You can choose the hatchback or convertible, with the latter commanding a premium of £3,000 across both standard and Turismo trims. The base spec brings 17-inch wheels, LED lights, climate control and keyless go, plus a 10.25-inch infotainment system with Apple CarPlay and Android Auto. Turismo (again, £3k more than the base car) gets bigger wheels, Alcantara trim inside, plus wireless phone charging and a parking camera. A fixed glass roof is included on Turismo versions, too.
The 500e is currently the only electric Abarth on sale, though according to CEO Olivier Francois, further models are planned – including faster, lighter iterations of the 500, plus a tuned version of the upcoming Fiat 600 SUV.
Range, battery size & charging
|Range||Wallbox charge time||Rapid charge time|
|150-164 miles||4hrs 15mins (0-100%, 11kW)||35mins (0-80%, 85kW)|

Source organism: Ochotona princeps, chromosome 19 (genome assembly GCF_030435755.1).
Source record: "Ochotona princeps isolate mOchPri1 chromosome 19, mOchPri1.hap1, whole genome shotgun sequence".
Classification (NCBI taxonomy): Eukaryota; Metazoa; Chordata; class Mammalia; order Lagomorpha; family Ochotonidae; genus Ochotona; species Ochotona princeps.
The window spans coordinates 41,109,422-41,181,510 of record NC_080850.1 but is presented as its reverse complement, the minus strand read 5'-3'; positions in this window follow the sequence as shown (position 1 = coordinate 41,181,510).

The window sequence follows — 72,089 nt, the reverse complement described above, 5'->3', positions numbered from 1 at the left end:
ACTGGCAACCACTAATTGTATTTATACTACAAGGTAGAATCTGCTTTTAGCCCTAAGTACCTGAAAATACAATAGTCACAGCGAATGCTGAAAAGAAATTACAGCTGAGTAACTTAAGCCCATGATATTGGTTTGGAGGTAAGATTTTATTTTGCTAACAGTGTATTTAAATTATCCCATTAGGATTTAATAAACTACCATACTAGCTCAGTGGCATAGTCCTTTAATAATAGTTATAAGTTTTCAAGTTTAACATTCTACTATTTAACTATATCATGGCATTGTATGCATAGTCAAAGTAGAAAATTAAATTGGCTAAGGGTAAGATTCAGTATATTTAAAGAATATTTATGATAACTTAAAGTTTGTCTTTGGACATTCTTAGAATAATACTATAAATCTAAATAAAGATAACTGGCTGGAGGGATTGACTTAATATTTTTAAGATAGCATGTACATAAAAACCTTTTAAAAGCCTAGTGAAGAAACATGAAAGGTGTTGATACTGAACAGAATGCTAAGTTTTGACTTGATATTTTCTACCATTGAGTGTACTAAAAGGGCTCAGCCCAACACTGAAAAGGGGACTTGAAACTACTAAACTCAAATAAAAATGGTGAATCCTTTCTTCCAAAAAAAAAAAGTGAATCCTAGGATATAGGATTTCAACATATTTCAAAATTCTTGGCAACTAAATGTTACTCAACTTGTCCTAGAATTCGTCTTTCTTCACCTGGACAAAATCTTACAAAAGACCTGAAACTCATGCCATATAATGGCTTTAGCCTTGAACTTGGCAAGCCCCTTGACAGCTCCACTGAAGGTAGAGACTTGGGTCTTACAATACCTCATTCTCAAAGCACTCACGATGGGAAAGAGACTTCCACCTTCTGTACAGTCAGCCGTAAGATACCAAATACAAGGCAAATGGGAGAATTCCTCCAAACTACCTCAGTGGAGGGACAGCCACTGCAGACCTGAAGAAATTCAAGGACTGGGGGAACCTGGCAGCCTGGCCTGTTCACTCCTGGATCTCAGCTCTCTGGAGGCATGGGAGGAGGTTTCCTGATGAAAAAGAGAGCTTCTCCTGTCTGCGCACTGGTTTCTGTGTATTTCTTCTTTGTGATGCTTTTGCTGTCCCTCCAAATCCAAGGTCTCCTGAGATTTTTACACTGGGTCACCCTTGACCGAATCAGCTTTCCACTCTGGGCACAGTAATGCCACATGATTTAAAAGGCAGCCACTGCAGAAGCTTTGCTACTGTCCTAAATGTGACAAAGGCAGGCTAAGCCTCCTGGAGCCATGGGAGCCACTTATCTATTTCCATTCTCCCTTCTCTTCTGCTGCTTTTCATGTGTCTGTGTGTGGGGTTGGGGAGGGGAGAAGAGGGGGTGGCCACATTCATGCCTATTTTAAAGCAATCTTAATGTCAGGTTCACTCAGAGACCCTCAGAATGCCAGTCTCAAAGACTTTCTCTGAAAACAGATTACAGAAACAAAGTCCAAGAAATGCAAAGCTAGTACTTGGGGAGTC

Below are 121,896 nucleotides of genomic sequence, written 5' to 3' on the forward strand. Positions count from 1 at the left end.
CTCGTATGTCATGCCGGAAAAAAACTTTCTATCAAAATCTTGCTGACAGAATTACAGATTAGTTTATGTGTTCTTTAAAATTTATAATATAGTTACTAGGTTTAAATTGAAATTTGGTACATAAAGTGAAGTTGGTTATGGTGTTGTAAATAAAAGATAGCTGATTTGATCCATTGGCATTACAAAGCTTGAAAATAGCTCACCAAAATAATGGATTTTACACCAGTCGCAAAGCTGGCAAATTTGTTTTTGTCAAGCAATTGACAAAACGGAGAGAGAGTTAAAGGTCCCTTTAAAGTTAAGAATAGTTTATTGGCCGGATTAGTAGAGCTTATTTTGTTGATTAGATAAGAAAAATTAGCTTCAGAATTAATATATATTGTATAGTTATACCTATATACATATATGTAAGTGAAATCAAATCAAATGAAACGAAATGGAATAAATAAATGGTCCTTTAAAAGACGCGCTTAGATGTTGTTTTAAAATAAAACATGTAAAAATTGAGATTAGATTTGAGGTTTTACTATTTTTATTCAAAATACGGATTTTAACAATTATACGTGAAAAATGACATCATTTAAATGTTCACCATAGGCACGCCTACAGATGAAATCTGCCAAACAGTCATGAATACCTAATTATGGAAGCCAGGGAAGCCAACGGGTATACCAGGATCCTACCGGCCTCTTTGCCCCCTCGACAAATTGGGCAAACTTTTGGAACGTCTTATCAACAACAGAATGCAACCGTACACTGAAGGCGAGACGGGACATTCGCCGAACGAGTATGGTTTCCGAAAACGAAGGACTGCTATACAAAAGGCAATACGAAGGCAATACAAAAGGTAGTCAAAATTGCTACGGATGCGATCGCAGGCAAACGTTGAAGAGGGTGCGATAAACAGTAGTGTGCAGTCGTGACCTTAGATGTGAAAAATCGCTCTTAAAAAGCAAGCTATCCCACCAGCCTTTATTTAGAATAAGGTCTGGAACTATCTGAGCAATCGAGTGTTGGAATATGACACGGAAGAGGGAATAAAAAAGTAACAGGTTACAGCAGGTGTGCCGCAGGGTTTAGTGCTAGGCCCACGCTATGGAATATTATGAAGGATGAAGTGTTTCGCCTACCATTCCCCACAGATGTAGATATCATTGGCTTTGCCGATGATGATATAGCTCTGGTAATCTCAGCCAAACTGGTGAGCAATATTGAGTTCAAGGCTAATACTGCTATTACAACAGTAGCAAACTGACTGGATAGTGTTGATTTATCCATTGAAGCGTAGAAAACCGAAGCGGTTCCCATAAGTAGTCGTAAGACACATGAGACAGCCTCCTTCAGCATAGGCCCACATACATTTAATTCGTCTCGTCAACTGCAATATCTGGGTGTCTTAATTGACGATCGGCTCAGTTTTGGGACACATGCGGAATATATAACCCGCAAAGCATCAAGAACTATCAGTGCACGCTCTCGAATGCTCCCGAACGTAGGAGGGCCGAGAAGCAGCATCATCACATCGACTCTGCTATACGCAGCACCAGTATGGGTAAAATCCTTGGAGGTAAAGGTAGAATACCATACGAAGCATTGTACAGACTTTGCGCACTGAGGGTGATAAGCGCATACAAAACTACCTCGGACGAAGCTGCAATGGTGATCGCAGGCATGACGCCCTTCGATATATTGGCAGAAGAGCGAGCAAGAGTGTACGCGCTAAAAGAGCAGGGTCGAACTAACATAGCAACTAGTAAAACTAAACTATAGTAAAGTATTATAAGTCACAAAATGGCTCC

While Abarth has swapped out plenty of the Fiat 500’s core components for uprated performance parts – suspension, brakes, etc – it has left the battery well alone. That means every version uses the same 42kWh battery, which here is good for a claimed range of between 150 and 164 miles – the lower of those two figures relates to the top-spec convertible on the biggest 18-inch wheels.
While that’s more miles than the outgoing MINI Electric can muster, it’s some way shy of cars like the bigger Cupra Born – which in V1 trim doesn’t cost all that much more than a base Abarth. We found spirited high-speed driving doesn’t do the 500e’s range any favours, either; on a rainy day in Northern Italy, we were seeing just over 2.5mi/kWh – translating to a real-world range of just over 100 miles. However, the standard Fiat 500 is a frugal city car, so reign things in a bit and you should see that figure improve.
Charge times are unchanged too. The Abarth’s 85kW rapid charging speeds sit at the slower end of the spectrum, but it should be capable of a 0-80% top-up in just over half an hour when needs must. Abarth quotes home charge times via an 11kW wallbox, but you’ll need three-phase electricity to take advantage of that – add at least another couple of hours for a more common 7kW home setup.
Running costs & insurance